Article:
Tara Shannon Wants to Break the Barrier Between Listening and Experiencing
Images used courtesy of Tara Shannon. Recording session images by Ali Matthews.
Have you ever experienced Inuit throat singing? I don’t mean that you have heard it somewhere or saw it performed on the stage or in film, but that you have actually experienced it?
My first experience took place as I walked through the doors of Raven Street Studios this past weekend.
I was greeted by Tara Shannon, an award-winning Ottawa-based singer/songwriter, who was taking a quick break from recording a making of video for her new song “Someone Who Understands.”
Her energy and warmth could be felt in every corner of the studio as she graciously hosted her recording crew, the film crew for her video, a documentary film crew from Algonquin College, and an entire choir. She may be in the middle of releasing an album soon, but you would never know from her laid-back attitude and enthusiasm.
Despite writing for other artists on both sides of the border for years, it was the heartbreaking story of Jonathan Pitre, better known as that ‘Butterfly Child’, that motivated her to create her first album.
“I am a believer in music being a powerful force to affect change as it is a healing energy that transcends spoken language,” Tara Shannon explained, “So for any of my projects, I like to explore the possibilities of who might benefit from that music and ask myself who could this help?”
Earlier this year, Tara’s single “Butterfly Child” was recorded in support of Jonathan, as he continues to battle a vicious and life-threatening disease. Her latest single follows the same theme of giving.
“We have been hearing a lot about young people and mental health issues which are close to my heart as I have struggled with depression and anxiety since I was a child and a few of my children do as well,” Tara continued. “And in particular we have been hearing more and more about the state of crisis within the aboriginal youth and their struggle with mental health.”
“Someone Who Understands” was recorded in support of the Ottawa Aboriginal Coalition to help fund programming that provides support for aboriginal youth and includes the uplifting voices from a figurative and literal choir of supporters.
“[Hayley] was hesitant to suggest the song as she didn't want to impose any of her own songs onto the project but she had a nagging feeling that she should play this one for me,” Tara reflected. “I am so glad she did because the message of the song resonated with me profoundly. It has a haunting melody with a deep sense of reaching out to those who feel alone and particularly young people.”
Judging by the bodies in the room, the song indeed resonated. The choir that I met included a number of the aboriginal youth and their joy was contagious.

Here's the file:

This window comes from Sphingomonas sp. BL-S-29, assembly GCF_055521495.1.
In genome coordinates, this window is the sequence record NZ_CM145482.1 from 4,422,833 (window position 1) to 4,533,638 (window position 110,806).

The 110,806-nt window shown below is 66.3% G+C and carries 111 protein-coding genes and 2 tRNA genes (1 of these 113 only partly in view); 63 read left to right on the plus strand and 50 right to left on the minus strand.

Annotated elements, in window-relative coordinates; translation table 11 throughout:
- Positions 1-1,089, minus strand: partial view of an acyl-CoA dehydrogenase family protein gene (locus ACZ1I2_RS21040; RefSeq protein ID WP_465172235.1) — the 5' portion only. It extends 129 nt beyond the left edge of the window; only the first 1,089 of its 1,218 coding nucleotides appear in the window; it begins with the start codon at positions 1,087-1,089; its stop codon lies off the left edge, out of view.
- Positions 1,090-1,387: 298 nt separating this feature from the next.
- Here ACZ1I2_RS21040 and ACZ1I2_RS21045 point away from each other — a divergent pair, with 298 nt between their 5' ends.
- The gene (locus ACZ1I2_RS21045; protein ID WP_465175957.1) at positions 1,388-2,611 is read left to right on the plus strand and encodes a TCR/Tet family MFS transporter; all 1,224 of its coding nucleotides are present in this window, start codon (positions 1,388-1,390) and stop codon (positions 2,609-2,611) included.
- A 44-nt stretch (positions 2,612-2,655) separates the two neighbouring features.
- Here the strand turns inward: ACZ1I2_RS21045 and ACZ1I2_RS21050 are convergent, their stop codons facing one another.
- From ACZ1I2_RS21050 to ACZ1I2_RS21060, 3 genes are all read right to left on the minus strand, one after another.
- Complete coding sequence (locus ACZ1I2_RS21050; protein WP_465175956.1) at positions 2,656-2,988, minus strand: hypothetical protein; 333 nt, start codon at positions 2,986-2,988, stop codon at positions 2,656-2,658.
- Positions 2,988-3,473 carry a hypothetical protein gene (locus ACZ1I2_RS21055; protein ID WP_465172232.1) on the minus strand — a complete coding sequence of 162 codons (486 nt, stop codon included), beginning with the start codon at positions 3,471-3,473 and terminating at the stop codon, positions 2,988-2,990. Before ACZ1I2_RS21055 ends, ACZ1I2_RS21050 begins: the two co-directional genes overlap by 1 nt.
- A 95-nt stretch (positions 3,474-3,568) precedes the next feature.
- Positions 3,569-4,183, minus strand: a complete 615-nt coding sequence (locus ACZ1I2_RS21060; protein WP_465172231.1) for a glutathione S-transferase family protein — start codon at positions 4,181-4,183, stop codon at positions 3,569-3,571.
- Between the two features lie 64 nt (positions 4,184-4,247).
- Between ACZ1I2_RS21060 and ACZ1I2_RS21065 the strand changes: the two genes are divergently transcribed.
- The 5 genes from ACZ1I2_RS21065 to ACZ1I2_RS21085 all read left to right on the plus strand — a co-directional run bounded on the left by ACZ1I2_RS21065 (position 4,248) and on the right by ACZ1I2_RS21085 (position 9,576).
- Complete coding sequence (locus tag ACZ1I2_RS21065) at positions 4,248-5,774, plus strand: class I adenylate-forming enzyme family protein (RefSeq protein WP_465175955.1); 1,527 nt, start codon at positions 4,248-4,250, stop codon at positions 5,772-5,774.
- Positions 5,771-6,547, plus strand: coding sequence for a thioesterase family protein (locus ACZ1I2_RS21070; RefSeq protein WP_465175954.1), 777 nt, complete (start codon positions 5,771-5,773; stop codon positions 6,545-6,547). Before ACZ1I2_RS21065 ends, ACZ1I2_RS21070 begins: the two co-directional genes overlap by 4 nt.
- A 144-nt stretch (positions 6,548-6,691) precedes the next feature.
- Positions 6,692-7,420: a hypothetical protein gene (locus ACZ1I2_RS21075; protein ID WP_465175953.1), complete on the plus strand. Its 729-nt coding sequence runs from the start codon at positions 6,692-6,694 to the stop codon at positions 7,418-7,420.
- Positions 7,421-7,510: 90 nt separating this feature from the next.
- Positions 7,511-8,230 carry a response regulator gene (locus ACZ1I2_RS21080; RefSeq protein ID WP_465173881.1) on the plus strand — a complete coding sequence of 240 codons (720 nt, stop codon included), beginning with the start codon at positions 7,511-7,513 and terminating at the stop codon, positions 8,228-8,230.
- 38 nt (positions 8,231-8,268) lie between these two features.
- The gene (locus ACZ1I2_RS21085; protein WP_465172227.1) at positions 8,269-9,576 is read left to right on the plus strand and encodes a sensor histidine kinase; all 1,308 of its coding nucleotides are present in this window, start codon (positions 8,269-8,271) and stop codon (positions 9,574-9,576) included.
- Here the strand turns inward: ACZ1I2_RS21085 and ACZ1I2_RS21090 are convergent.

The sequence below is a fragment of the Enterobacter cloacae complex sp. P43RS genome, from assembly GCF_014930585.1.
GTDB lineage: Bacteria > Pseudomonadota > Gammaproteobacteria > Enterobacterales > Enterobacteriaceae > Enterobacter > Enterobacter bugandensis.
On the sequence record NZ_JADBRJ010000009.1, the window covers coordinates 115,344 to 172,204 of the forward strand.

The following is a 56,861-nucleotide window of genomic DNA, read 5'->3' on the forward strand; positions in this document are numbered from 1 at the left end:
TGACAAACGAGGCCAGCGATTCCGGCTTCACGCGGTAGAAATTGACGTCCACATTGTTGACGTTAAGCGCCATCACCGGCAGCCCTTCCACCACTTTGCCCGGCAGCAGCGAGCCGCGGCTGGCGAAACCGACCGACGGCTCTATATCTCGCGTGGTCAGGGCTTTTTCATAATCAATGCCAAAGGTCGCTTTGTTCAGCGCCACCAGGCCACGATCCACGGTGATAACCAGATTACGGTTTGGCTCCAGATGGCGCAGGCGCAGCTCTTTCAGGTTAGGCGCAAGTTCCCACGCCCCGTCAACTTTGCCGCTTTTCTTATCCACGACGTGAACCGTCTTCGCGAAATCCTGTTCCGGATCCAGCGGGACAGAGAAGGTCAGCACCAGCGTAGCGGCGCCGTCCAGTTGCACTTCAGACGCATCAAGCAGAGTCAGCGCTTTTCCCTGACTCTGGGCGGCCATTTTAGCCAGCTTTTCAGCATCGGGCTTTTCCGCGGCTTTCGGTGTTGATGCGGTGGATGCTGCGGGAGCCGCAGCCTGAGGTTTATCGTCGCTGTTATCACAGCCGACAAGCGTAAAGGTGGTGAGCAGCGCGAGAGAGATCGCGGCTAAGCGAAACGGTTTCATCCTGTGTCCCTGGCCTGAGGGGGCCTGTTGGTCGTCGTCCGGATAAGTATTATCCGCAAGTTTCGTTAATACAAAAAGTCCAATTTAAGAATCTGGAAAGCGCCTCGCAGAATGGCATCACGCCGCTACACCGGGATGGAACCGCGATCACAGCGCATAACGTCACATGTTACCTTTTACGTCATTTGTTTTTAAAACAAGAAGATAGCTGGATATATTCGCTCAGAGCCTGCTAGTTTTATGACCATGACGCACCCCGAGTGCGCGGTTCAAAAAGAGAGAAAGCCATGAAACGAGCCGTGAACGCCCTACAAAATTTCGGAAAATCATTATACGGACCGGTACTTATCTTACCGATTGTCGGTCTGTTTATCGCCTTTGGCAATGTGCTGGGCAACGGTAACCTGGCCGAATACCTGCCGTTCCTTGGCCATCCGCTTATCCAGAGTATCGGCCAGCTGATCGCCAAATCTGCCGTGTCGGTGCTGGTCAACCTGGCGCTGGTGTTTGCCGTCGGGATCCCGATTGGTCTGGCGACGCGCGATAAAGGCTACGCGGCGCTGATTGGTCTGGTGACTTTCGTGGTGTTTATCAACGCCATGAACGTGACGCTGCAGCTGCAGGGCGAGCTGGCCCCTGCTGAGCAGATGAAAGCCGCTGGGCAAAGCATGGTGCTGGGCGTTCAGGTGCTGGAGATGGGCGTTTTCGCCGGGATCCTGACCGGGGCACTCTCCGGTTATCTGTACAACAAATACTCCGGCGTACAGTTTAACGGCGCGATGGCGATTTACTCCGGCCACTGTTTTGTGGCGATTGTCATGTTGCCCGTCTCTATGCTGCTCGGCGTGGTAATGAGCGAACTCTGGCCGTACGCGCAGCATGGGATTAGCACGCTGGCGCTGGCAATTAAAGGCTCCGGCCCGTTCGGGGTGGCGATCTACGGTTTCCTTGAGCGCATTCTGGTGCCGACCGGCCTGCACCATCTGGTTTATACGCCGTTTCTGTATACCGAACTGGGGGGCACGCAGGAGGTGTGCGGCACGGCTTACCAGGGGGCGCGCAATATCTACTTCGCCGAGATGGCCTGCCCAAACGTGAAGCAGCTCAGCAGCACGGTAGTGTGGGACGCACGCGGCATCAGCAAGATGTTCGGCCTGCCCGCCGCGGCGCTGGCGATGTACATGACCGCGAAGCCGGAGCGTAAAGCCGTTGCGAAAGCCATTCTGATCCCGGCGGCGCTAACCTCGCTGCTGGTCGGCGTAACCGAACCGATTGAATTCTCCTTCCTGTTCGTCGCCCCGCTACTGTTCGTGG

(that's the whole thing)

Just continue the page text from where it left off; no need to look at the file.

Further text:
During a break in recording, two of the women in the choir shared some of the history of Inuit throat singing and treated everyone in the studio, including Tara, to an impromptu performance. Watching and listening to them, essentially battle, arm-in-arm and eyes locked was spellbinding. Each throat singing session ends in giggles as one of the women ‘wins’, immediately breaking the spell. Truly, you don’t listen, you experience.
“As an indie singer/songwriter, I had a certain approach to writing songs in the past. It was about processing my experiences and my emotions and channeling that into the song regardless of the effectiveness in communicating with the listener.”
“I learned the art of active listening and craftsmanship from those who have been doing it for decades and by virtue of that training, writing for myself this time around was very, very different. They are still my stories but I have widened the scope and have a fuller understanding of how a lyric can communicate,” Tara continued.
There is no doubt that Tara will continue to create a connection throughout the rest of her album, set for release this fall. Self-described as a piano-driven country soul record, we can also expect not only her favorite songs but also one written by her songwriting inspiration, Lori McKenna.
“She is the reason I started to believe I could become a professional songwriter,” explained Tara. “She has 5 kids and lives in Boston. She only travels to Nashville a few days a month and has built this amazing career. Once I heard her story, I knew I could give it a try too!”
At the end of the last throat singing session, Tara doesn’t lose this opportunity to broaden her musical horizons. Together with a friend, she attempted her own throat singing with some brief instruction from the women. This time for Tara, along with the giggles came goosebumps, the sign that something special was happening here today.
In a recent UNICEF report, Canada ranked in the bottom half of the world’s richest countries in ov...
A record-setting snowfall just hit Ottawa. Many of us scrambled to unearth our streets and sidewalks...
*Please take note that upon submitting your comment the team at OLM will need to verify it before it shows up below.